Lev Manovich reflects on The Language of New Media for our 36th post:
When I first met MIT Press editor Doug Sery at an ISEA (Inter-Society for the Electronic Arts) conference in Chicago in 1997, the theoretical discussions of new media culture and art were confined to the few mailing lists, and media festivals and conferences in Europe and Japan. (Paradoxically, most artists getting awards at these festivals were from the U.S.!) At the conference, Doug was the only person representing an academic press. After the event, Doug went back to Cambridge and convinced the press to start new media area. The books which followed played a crucial role in giving the field legitimacy and academic recognition, and publishing with The MIT Press became the dream for any serious theorist, historian, or artist working in new media around the world.
My own The Language of New Media came out in 2001. While this title seems to promise a systematic exposition of the unique features and creative techniques of digital media field, after reading a few pages of the book you will see that, in fact, it is animated by a different desire. The “language” of new media that this book aimed to map out—or, more precisely, numerous separate “languages” (this is one change I would love to do post factum to the title of the book)—are always hybrids; incorporating memories, expertise, and techniques of modern cultural forms such as cinema, animation, graphic design, etc., as well as more recent techniques that come from the new engine of global information society: digital networked computer. Therefore, every section of the book took up a particular dimension of new media and examined it as a meeting ground—a field of struggle, competition, and creative tension—between the energies of the past and present.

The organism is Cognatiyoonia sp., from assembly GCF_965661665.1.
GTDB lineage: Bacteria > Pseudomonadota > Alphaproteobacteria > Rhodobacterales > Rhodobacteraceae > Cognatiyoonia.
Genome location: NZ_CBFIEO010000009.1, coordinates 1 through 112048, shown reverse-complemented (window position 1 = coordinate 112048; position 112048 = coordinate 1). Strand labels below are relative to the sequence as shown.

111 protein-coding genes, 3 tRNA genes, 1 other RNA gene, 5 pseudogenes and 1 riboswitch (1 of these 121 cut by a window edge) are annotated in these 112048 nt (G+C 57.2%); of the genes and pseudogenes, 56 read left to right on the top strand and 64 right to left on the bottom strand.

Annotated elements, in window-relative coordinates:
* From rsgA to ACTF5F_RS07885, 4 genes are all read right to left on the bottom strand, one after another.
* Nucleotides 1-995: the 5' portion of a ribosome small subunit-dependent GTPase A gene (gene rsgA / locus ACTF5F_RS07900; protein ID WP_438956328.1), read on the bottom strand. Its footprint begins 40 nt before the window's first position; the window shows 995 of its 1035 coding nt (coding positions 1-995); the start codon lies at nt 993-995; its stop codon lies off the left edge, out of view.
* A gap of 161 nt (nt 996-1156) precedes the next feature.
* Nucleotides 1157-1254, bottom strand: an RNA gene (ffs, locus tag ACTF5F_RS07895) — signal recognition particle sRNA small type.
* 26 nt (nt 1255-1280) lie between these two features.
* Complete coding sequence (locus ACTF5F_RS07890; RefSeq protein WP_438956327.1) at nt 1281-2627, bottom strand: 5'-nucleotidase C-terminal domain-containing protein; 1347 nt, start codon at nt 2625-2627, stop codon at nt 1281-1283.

Fifteen years have passed since 1997. The other day, I checked the new media area on the MIT Press web site and found 368 titles! That is impressive, but the work is not over yet. As computers and society continue to interact in new ways (social media, information visualization, locative media, big data, personal data analytics, and digital humanities are just some of the developments brought by the 2010s), I hope that the MIT Press will continue to play its leading role in publishing works that illuminate these intersections.
The Language of New Media was completed in 1999, so it will be worthwhile to reflect on the developments in digital culture over the ten years that have since passed. By the end of the 1990s, the adoption process of software-based tools in all areas of professional media production was almost completed. Ten years later, we find ourselves in a world where the developments of the 1990s have been disseminated to billions of people—including hundreds of millions who are writing blogs, uploading photos and videos to media sharing sites, and use free (or almost free) media authoring and editing software tools, which, ten years later would cost thousands of dollars. And the media artifacts that these masses create are often as good as those created by professionals—or, at least, they offer a more authentic perspective on the world.
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